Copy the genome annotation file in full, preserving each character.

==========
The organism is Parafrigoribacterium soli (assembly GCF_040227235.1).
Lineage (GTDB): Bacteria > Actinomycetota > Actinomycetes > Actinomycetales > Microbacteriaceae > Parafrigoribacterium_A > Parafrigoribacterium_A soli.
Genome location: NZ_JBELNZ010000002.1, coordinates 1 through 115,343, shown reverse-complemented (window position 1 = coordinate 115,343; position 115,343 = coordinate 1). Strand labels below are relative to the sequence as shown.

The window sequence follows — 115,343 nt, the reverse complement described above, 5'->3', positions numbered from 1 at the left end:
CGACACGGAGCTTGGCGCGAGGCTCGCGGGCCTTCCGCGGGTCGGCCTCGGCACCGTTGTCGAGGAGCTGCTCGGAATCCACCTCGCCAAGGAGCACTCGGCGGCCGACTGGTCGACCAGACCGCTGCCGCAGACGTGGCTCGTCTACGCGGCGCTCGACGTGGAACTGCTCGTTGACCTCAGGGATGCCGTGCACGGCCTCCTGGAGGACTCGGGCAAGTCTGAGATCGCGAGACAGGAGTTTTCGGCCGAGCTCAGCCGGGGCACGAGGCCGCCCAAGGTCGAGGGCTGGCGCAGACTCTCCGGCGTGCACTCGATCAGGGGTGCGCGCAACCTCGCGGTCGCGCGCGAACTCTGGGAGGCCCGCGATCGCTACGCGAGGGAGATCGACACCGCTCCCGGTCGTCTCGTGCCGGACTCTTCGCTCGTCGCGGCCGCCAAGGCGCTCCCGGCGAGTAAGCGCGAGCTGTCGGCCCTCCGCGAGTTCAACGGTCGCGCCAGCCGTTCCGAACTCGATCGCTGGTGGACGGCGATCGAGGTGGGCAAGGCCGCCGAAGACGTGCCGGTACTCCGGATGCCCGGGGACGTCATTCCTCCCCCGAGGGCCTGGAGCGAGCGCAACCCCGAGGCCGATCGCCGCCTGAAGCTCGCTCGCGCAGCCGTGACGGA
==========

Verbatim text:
The organism is Parafrigoribacterium soli (assembly GCF_040227235.1).
Lineage (GTDB): Bacteria > Actinomycetota > Actinomycetes > Actinomycetales > Microbacteriaceae > Parafrigoribacterium_A > Parafrigoribacterium_A soli.
Genome location: NZ_JBELNZ010000002.1, coordinates 1 through 115,343, shown reverse-complemented (window position 1 = coordinate 115,343; position 115,343 = coordinate 1). Strand labels below are relative to the sequence as shown.

The window sequence follows — 115,343 nt, the reverse complement described above, 5'->3', positions numbered from 1 at the left end:
CGACACGGAGCTTGGCGCGAGGCTCGCGGGCCTTCCGCGGGTCGGCCTCGGCACCGTTGTCGAGGAGCTGCTCGGAATCCACCTCGCCAAGGAGCACTCGGCGGCCGACTGGTCGACCAGACCGCTGCCGCAGACGTGGCTCGTCTACGCGGCGCTCGACGTGGAACTGCTCGTTGACCTCAGGGATGCCGTGCACGGCCTCCTGGAGGACTCGGGCAAGTCTGAGATCGCGAGACAGGAGTTTTCGGCCGAGCTCAGCCGGGGCACGAGGCCGCCCAAGGTCGAGGGCTGGCGCAGACTCTCCGGCGTGCACTCGATCAGGGGTGCGCGCAACCTCGCGGTCGCGCGCGAACTCTGGGAGGCCCGCGATCGCTACGCGAGGGAGATCGACACCGCTCCCGGTCGTCTCGTGCCGGACTCTTCGCTCGTCGCGGCCGCCAAGGCGCTCCCGGCGAGTAAGCGCGAGCTGTCGGCCCTCCGCGAGTTCAACGGTCGCGCCAGCCGTTCCGAACTCGATCGCTGGTGGACGGCGATCGAGGTGGGCAAGGCCGCCGAAGACGTGCCGGTACTCCGGATGCCCGGGGACGTCATTCCTCCCCCGAGGGCCTGGAGCGAGCGCAACCCCGAGGCCGATCGCCGCCTGAAGCTCGCTCGCGCAGCCGTGACGGA